Lipid and Hypertension Guideline Review. Robert Ferrante. Objectives. Review new guidelines and recommendations proposed by the Joint National Commission (JNC) and the American College of Cardiology / American Heart Association (ACC/AHA) for lipid and blood pressure.
Download Policy: Content on the Website is provided to you AS IS for your information and personal use and may not be sold / licensed / shared on other websites without getting consent from its author.While downloading, if for some reason you are not able to download a presentation, the publisher may have deleted the file from their server.
Lipid and Hypertension Guideline Review Robert Ferrante
Objectives • Review new guidelines and recommendations proposed by the Joint National Commission (JNC) and the American College of Cardiology / American Heart Association (ACC/AHA) for lipid and blood pressure. • Compare newest guidelines to prior versions. • Explain the relevancy of these new guideline to current pharmacy practice • Discuss the controversies presented by new recommendations
Cholesterol Background:Adult Treatment Panel III (ATP III) • Low-Density Lipoprotein • Below 100 mg/dL is ideal. • Between 130-159 mg/dL is borderline-high • Above 190 mg/dL is very high • High Density Lipoprotein • Above 60 mg/dL is ideal. • Below 40 mg/dL is low www.healthytimesblog.com
ATP III Risk Factors • Cigarettes • Hypertension (>140/90) or DM • Low HDL • Family history of CHD (Male <55, Female <65) • Age (M ≥ 45 : F ≥ 55) • Framingham Risk Score
ATP III Goals • Different goals depending upon risk category • 0-1 risk factors • Goal below 160 mg/dL • Treat if above 190 mg/dL • 2+ risk factors • LDL below 130 mg/dL • Treat above 130 mg/dL or 160 mg/dL based on 10 yr risk • Coronary heart disease (CHD) OR 10 year CHD risk >20% • LDL below 100 mg/dL • Drug therapy if 130 mg/dL or greater
Therapeutic Lifestyle Changes • Saturated fat <7% of calories • <200 mg/day of cholesterol • Fiber increase to 10-25 mg/day • Weight management • Increased physical activity
ATP III Take-Home Points • Goals and categories based on risk factors • Goals are number based • No specific outline for treatment • Wide spectrum of possible treatments
2013 ACC/AHA Blood Cholesterol Guidelines • Based upon: • Past history of heart disease • LDL levels • Greater than or equal to 190 mg/dL • The presence of diabetes mellitus (DM) • Type 1 or 2 DM and aged 40-75 • 10 year atherosclerotic cardiovascular disease risk calculator. • Greater than 7.5% estimated 10 year risk of ASCVD
10 year ASCVD Calculator • Can calculate 40-79 year olds 10 year risk. • Factors include • Sex • Race • Age • Treatment for blood pressure • Cholesterol levels • Smoking • Diabetes
Statin Monitoring • Baseline lipid panel • Follow up 4-12 weeks after initiation • Ever 3-12 months afterwards • Baseline liver functioning tests
Take Home Points • Cholesterol-lowering medications, especially statins, reduce risk for CV events • Statins are effective in majority of patient groups. • Non-statins show little to no CV benefit. • Patients at higher baseline risk, will have great absolute benefit from therapy • Diabetes diagnosis is proportional to therapy intensity.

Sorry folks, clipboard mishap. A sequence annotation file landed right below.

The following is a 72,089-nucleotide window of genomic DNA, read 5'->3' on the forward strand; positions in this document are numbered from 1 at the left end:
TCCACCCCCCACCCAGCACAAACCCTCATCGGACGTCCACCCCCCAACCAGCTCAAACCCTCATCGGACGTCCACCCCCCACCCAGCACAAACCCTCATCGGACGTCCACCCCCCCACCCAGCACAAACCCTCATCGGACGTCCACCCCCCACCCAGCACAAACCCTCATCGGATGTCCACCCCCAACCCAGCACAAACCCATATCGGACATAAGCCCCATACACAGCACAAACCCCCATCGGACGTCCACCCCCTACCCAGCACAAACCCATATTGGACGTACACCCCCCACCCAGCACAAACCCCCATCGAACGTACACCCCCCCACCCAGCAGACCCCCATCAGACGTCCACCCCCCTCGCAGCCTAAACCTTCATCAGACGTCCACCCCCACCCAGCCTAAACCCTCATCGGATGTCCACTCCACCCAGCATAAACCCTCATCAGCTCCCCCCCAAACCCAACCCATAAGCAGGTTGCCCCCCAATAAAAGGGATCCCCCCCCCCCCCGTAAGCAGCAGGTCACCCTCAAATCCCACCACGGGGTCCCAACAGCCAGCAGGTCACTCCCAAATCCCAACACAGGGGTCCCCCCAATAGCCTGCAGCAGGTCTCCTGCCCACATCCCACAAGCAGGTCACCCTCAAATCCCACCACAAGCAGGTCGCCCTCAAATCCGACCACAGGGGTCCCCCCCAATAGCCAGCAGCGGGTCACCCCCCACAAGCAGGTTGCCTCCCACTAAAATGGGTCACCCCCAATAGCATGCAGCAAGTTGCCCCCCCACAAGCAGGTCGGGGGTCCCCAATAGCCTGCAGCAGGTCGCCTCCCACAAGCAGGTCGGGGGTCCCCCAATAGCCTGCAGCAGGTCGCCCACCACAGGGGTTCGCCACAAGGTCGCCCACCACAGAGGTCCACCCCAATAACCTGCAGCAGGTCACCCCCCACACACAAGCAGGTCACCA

JNC 8 • Reduce cardiovascular events through pharmacologic control of blood pressure • Major considerations: • Age (60 years old) • Race • Diabetes • Chronic Kidney Disease (CKD) https://play.google.com/store/apps/details?id=appinventor.ai_AHSCBC.HypertensionTreatment
Lifestyle Modifications • Weight loss 22 lbs = 5-20 mmHg • DASH/healthy diet = 8-14 mmHg • Limit salt = 2-8 mmHg • Exercise = 8-14 mmHg • Limit alcohol = 2-4 mmHg • Stop Smoking • Sleep
Major Changes • Not included: beta-blockers, alpha-blockers, loop diuretics, alpha 1/beta-blockers, central alpha2/adrenergic agonists, direct vasodilators, or aldosterone antagonists. • What about patients already on these therapies with controlled HTN?
Conclusion • Although new guidelines continue to encourage lowering of LDL and BP, seemingly small changes may have a massive impact on public perception of their healthcare. • Both guidelines include lifestyle modifications as primary treatment. • It is important to exercise professional judgment before blindly adhering to guidelines.
References • James PA, Oparil S, Carter BL, et al. 2014 Evidence-Based Guideline for the Management of High Blood Pressure in Adults: Report From the Panel Members Appointed to the Eighth Joint National Committee (JNC 8). JAMA. 2014;311(5):507-520. doi:10.1001/jama.2013.284427. • Kavousi M, Leening MG, Nanchen D, et al. Comparison of Application of the ACC/AHA Guidelines, Adult Treatment Panel III Guidelines, and European Society of Cardiology Guidelines for Cardiovascular Disease Prevention in a European Cohort.JAMA. 2014;311(14):1416-1423. doi:10.1001/jama.2014.2632. • Stone NJ, Robinson J, Lichenstein AH, et al. 2013 ACC/AHA Guideline on the Treatment of Blood Cholesterol to Reduce Atherosclerotic Cardiovascular Risk in Adults: A Report of the American College of Cardiology/American Heart Association Task Force on Practice Guidelines. JAMA. 2013;01 • National Cholesterol Education Panel. Third report of the National Cholesterol Education Program (NCEP) Expert Panel on Detection, Evaluation, and Treatment of High Blood Cholesterol in Adults (Adult Treatment Panel III) final report. Circulation 2002;106:3143–3421.